Creativity: Challenging COVID-19

This spring, Bosque 10th graders were supposed to end the year reading Aimé Césaire’s postcolonial re-write of William Shakespeare’s The Tempest, titled A Tempest, or Une Tempête in the original French. However, the 60+ copies of A Tempest still sit untouched in Ms. Zavitz’ classroom in the Schoolhouse. Also, Ms. Zavitz acknowledged that the comparative essays they would have written on the two versions of the play became merely “figments of her lesson plans’ imagination.” 

With the shift to remote learning, Ms. Zavitz’ 10th grade English classes quickly changed gears and turned to alternative texts and shorter writing assignments that would hone students’ critical thinking skills and give them space for creative ways to process this “new normal.” 

“We wrote poems, listened to sonnets, debated utopian ideas, visualized the spaces (often one’s bedroom) we now inhabited, and explored the history of food through the lens of colonialism,” Ms. Zavitz explained. “We took Shakespeare’s The Tempest, which the class was finishing as we broke for remote learning, as a launching pad to explore related themes and develop creative assignments that challenged students and gave them space to process.” Ms. Zavitz wanted to celebrate the prolific work that her students have created during this time by sharing their words (including some in iambic pentameter). 

Found Poems: In a “found poem,” only words collected from another text(s) can be used.
For this assignment, students used the titles of songs, stories, articles, movies, or TV shows they were listening to, reading, or watching during quarantine. The following are found poems written by Ms. Zavitz’ 10th grade students:

True to My Craft
By Paolo ‘22

I’ve fallen in love,
in love with the beautiful game,
and there ain’t,
no,
stopping me!
From playin’ the game.
I been hitting the wall,
everyday hitting the wall, with that ball
soon,
very soon,
I’ll be true.
True to the craft.

Waiting for…
By Sean ‘22

The call.
Breaking the haunt of the dead house, 
Breaking the mirror
Like black gems
The call.
Dark, lost in death
She’s locked in time,
Till infinity
The call.
Is it bad, or for the better?

The Soundtrack to the End of the World
By Jayden ‘22

Dear April,
good news fades.
The less I know the better.
Distant fantasies 
numb like Novocaine.
Glass house, and I’m trapped in my mind. 
Restore the feeling,
reality is gone. 
Death and taxes baptized in the fire. 
Reborn, a new revolution. 

Sonnets: Ms. Zavitz’ class also composed sonnets following the Shakespearean model in which each sonnet has 14 lines, each line has 10 syllables, and the lines follow a specific rhyming pattern.

Rose-Colored Reality
By Lola ‘22

Will you sing me a song as soft as May?
Wondering honey words spill from your chin;
You are fresh white linen, a silent day,
Oh, to waste away in my breaking skin.

Your innocence lingers like lilac scent,
Existence is too delicate to touch; 
The quiet sweetness of heaven's augment.
I stagger and wheeze, so you are my clutch.

My infectious blood pools through my clenched teeth.
So, are you real or something I perceive?
Through breaks in your skin I see underneath,
Through beautiful sterling words you deceive.

You are not my crutch but mortal like all;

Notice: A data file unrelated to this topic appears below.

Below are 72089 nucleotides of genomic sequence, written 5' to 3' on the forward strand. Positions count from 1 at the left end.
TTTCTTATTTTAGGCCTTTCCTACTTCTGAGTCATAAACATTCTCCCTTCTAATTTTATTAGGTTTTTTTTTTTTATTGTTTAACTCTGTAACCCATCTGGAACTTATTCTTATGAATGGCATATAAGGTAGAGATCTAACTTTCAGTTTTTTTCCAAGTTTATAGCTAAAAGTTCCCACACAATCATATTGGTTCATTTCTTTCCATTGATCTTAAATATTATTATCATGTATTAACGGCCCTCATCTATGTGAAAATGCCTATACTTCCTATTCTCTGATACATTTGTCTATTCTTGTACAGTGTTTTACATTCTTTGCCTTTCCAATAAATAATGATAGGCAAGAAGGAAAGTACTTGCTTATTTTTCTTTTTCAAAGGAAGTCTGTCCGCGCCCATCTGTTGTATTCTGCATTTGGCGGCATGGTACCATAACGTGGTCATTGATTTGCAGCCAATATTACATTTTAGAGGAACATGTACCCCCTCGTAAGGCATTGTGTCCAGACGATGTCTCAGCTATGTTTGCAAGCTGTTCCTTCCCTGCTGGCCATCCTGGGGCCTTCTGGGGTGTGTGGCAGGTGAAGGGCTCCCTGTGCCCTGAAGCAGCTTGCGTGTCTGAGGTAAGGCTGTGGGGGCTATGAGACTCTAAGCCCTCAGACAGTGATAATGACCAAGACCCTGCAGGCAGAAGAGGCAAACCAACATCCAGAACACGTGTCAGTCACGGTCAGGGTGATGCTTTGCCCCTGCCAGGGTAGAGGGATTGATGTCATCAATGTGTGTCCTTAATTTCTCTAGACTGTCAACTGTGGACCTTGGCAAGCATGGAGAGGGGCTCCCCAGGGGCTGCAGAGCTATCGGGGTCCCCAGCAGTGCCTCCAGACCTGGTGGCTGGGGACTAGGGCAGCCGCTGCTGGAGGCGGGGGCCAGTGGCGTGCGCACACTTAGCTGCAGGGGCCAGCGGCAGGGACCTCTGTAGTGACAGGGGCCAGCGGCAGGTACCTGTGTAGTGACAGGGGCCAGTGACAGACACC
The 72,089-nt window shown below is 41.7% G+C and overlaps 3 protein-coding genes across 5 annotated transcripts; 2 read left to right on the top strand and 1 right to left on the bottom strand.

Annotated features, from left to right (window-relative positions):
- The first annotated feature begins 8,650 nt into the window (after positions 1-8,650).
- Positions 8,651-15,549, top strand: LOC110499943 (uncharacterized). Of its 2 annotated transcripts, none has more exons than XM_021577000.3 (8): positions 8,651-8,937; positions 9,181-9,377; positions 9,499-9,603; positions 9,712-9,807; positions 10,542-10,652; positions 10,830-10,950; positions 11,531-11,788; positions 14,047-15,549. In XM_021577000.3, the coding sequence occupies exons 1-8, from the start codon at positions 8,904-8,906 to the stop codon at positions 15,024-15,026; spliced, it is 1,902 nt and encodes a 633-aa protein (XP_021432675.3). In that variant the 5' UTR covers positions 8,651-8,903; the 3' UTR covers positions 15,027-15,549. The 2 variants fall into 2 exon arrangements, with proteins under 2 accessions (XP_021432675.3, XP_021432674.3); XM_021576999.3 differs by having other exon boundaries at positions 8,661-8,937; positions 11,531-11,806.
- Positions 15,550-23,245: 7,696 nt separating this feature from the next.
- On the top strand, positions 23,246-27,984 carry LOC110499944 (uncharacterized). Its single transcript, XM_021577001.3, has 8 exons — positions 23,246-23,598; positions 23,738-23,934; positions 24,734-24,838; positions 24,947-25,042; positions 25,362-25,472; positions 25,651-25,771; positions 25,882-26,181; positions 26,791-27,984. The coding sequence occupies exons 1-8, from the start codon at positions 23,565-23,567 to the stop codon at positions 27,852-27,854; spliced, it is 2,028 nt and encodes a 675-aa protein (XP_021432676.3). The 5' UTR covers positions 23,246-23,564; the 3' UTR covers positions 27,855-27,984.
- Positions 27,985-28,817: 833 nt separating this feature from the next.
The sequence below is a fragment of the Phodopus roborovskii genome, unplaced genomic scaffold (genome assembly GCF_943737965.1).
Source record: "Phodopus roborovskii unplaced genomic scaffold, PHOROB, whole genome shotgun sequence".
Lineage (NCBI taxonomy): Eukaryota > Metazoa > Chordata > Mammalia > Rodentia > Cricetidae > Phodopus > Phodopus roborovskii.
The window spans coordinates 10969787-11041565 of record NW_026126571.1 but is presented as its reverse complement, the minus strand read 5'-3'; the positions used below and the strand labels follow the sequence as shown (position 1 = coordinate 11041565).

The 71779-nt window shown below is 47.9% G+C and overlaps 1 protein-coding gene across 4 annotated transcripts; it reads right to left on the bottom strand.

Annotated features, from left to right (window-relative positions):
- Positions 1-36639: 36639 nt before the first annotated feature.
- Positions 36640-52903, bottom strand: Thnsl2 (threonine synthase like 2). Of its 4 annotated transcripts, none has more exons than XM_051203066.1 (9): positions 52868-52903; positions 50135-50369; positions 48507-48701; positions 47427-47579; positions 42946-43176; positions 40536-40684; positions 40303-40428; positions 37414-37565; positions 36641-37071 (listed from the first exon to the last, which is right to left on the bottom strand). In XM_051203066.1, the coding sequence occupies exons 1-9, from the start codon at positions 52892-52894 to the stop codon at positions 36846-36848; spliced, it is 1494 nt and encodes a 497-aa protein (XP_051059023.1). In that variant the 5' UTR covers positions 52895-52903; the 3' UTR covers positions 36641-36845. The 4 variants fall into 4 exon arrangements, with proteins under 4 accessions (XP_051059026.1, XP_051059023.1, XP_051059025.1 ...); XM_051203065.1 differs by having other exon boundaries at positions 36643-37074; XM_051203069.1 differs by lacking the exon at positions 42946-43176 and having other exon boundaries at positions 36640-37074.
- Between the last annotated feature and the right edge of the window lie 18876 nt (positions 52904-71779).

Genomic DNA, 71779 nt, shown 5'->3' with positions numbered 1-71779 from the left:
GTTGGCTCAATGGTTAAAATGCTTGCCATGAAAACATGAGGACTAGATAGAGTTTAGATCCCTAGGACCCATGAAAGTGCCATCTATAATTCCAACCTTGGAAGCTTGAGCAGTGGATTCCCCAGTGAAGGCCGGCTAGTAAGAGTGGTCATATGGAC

I thought of you big, but the truth is small.


My Guardian Tree
By Chloe ‘22

Youthful yellow light shines from the blue sky. 
White fluffs blowing in the breeze like white snow.  
My wide wings lift me up and let me fly 
Free but it is yet an illusion, ho! 

I fall to the earth; harsh winds push me round; 
But your tall trunk blocks most of the cruel storm. 
Bombs of water fall, streaking at me bound; 
But your leaves catch drops from the thunderstorm. 

My fairy friends ascend off to the sun. 
I wish to follow but the pouring rain 
Saturates my wings, I’m left with no one  
I look up, there you are to take my pain.

The world is abound with trees of all kinds, 
But none have the kindness in you I find. 

Asleep for the Day
By Aldo ‘22

I think you should get out of bed today; 
The sun is shining through the cloudy sky.  
Your mattress must feel like it’s made of hay, 
But you must get up and don’t ask me why. 
Please don’t forget you have a life to live; 
Your days are a glass filled with falling sand. 
Just ten percent is all you have to give, 
So leave your bed and venture onto land 
It’s half past three and you are still asleep; 
The sun must be a flashlight on your face. 
Your slumber can not truly be this deep;  
The day is gone and you have left no trace. 
   This quarantine is quite the quandary, 
   But you should go and do your own laundry 

You Will Not Prevail
By Elena ‘22

You think that I’m your bird locked in a cage     
to sing sugar-sweet melodies, detached     
from ev’ry hope of freedom; a wise sage         
content to stay inside with the door latched.     

But I do not exist to follow rules.       
No, I intend to grow and shout and play;      
unlike the hesitant, unerring fools,     
my plan remains to smash your cage today.     

And I will nevermore believe your lies:               
just snares to trick me until I conform;      
those drops of honey, curses in disguise,     
betraying me, then struck down by the storm.     

Though ev’ry cage can trap triumphantly,     
it won’t be long ’til birds inside are free.

Maps: Ms. Zavitz’ students also had to map an important place in their lives. Examples of these can be seen on the right. Naomi ‘22 mapped Travertine Falls, a hiking trail in Cedar Crest, New Mexico. Lance ‘22, drew a detailed map of his automobile. Lastly, Emiliano ‘22 created a map of Albuquerque, laying out the various neighborhoods in the city and including landmarks like his parents’ houses and Bosque School. 
 
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    • Emiliano '22

    • Lance '22

    • Naomi '22